By Rachel Gil

There are many studies on the benefits of giving back. It’s not only the recipient who gains from the gift, but also the giver. These studies show that donors can experience everything from increased happiness to lower blood pressure. So, what might prevent a next-generation person from engaging in philanthropy?

When I first begin working with a family, I like to get to know what is important to each individual by asking a series of questions related to family, wealth, and philanthropy. The most common response I hear from young adults in their 20s and 30s regarding philanthropy is something like this: “Giving to charity is something I’d like to think about in the future, when I have more of my own money to give away.” Many want to give back but don’t feel as though they currently have enough personal financial resources to make an impact. They believe that mom and dad’s money should go toward mom and dad’s charities of choice. Your parents’ favorite nonprofits might be your favorites, too, or they might not be — and that’s OK. Like finding a career path, giving back should be personal and meaningful to you. If you don’t feel as though you can afford to make monetary donations, there are other equally valuable resources you can consider giving:  time, talent, and ties.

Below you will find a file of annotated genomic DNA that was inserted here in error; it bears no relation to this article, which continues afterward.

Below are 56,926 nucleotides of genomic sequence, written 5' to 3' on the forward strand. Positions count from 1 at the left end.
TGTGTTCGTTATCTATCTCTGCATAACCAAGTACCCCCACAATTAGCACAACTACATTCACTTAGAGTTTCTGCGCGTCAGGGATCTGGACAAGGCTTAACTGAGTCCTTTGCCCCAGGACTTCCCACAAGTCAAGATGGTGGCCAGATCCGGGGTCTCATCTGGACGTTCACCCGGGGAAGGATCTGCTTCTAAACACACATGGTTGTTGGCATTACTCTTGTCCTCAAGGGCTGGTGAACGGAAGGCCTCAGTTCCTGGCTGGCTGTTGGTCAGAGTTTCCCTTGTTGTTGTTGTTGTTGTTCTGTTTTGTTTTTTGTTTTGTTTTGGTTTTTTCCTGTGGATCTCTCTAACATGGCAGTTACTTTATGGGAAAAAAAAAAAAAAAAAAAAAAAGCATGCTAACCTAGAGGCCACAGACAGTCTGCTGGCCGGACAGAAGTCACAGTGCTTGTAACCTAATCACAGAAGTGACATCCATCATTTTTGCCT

1. Time: When they dig into our experiences with philanthropy, many young adults recall giving their time in some capacity — whether helping out at a food bank, volunteering at a pet shelter, or wrapping presents for a holiday gift drive. We encourage young adults to consider this method of philanthropy, as many organizations benefit greatly from volunteers. There are a number of resources you can use to match with organizations based on your interests or location, such as Volunteermatch.org and Idealist.org.
  2. Talent: Another way to give is to donate a specialized skill to an organization. For example, an organization might need help setting up accounting software and preparing a budget. Rather than pay a professional thousands of dollars to complete this project, a volunteer with an accounting and finance background can assist. Catchafire.org is an example of a great resource to match volunteers to projects based on specialized skills, ranging from business strategy and fundraising to social media and web design.
  3. Ties: Your personal and professional networks can be invaluable in philanthropy. Connecting people with the right skills and background to the right organizations may move the needle in previously unimaginable ways.

However you choose to give, let your values guide you in selecting the right organizations to support. Giving of your time, talent, and ties isn’t always easy. There will always be obstacles and competing priorities in your life. But if you’re making an impact in a way that is meaningful to you and aligned with your values, your passion and purpose will propel you forward.

Questions to spur action

What method of giving might work for you in your current situation? How do you plan to help someone else this month? How do your philanthropic interests differ from your families? What are some causes that may overlap?

The Cresset Family Governance and Education team can help you think through these questions and more. Contact us below.